New Delhi: France’s Foreign Affairs and International Development Minister Jean-Marc Ayrault on Wednesday said India and Europe are both victims of terror and can meet the challenge by cooperating.
Delivering the 7th RK Mishra Memorial Lecture, organised by Observer Research Foundation (ORF) in New Delhi, he said: “India and Europe are both victims of terrorism.
“We can meet the challenge of terrorists jointly, by cooperating more closely in the monitoring of terrorist groups, in the fight against radicalisation or against terrorism financing networks, while respecting the fundamental values we have in common, but are unfortunately not common to all.”
Speaking on the theme of “The European Union, an Indispensable Actor in an Uncertain World” Ayrault noted that the European Union and France have a shared history, and shared values, with the US, and shared values.
He said France will continue to work closely with the new US administration irrespective of the uncertainty in President-elect Donald Trump’s policies.
“France and the United States are allies, and this will not change.
“France will swiftly develop close ties with the new administration. No stone will remain unturned to convince them that the interests of the United States are better protected when we together combat climate change under the frame work of a collective approach,” he said.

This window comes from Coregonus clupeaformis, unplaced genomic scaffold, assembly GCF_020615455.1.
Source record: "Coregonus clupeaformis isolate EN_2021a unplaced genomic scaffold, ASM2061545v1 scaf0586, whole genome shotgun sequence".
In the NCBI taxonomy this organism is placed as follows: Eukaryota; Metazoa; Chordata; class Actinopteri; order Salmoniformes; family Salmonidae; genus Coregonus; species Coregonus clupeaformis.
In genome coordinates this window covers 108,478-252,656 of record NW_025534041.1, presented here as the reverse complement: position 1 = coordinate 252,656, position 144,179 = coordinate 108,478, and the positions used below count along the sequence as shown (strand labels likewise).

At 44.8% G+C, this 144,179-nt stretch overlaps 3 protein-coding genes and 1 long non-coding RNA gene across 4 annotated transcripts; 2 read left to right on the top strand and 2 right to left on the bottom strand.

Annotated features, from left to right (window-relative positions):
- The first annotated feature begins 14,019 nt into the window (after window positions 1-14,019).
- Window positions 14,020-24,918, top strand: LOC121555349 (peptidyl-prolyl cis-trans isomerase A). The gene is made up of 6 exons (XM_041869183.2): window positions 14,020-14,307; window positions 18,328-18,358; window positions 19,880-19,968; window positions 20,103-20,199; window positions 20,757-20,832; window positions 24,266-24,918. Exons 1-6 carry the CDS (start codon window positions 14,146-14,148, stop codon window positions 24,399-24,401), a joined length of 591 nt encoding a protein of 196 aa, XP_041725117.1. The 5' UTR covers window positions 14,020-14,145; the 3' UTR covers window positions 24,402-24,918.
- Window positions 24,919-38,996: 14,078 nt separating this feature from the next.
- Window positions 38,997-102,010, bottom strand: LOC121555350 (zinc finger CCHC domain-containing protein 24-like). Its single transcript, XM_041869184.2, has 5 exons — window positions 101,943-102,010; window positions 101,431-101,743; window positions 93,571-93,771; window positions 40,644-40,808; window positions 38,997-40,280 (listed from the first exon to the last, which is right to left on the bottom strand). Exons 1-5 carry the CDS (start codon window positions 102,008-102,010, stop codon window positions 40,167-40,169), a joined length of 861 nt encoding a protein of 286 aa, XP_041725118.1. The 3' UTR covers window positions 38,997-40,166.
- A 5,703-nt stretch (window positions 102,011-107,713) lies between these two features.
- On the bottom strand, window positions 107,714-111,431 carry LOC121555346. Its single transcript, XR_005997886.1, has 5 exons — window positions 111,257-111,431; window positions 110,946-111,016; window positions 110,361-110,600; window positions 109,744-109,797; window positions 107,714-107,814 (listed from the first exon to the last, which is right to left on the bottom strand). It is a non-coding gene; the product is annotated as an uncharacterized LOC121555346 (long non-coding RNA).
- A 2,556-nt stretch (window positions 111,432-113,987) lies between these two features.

“These common interests, I am sure, will continue to govern our relations with this country in the long term. And we will find a common ground on most crucial challenges of our times, notably the fight against terrorism, to which the United States, like the European Union, contributes at a global scale,” he added.
Ayrault, however, said “in the face of unilateral temptation or the idea that deals can suffice to resolve world affairs, France will make its voice heard”.
He described increasing populism and nationalism in many nations of Europe and outside as the biggest challenge and called Brexit result unexpected and “a great shock”. However, he said the EU is ready to negotiate with Britain once it notifies its intention to leave the organisation and activates Article 50 of the Treaty on the functioning of the European Union.
“The choice of the United Kingdom to leave the EU has, of course, given rise to speculation regarding the future of the European Union with the United Kingdom. My conviction is that Europe will be able to surmount all these fleeting difficulties and that the European construction will continue to offer a future to our continent,” he said.
He said before the British referendum and many times since, EU member states “have reiterated their trust in the European Construction, their attachment to what makes up our identity and our values, which are not empty rhetoric but our reality and our plan”.
This Lecture, instituted in 2010, is organised annually in the memory of ORF founding chairman and leading scholar R.K. Mishra.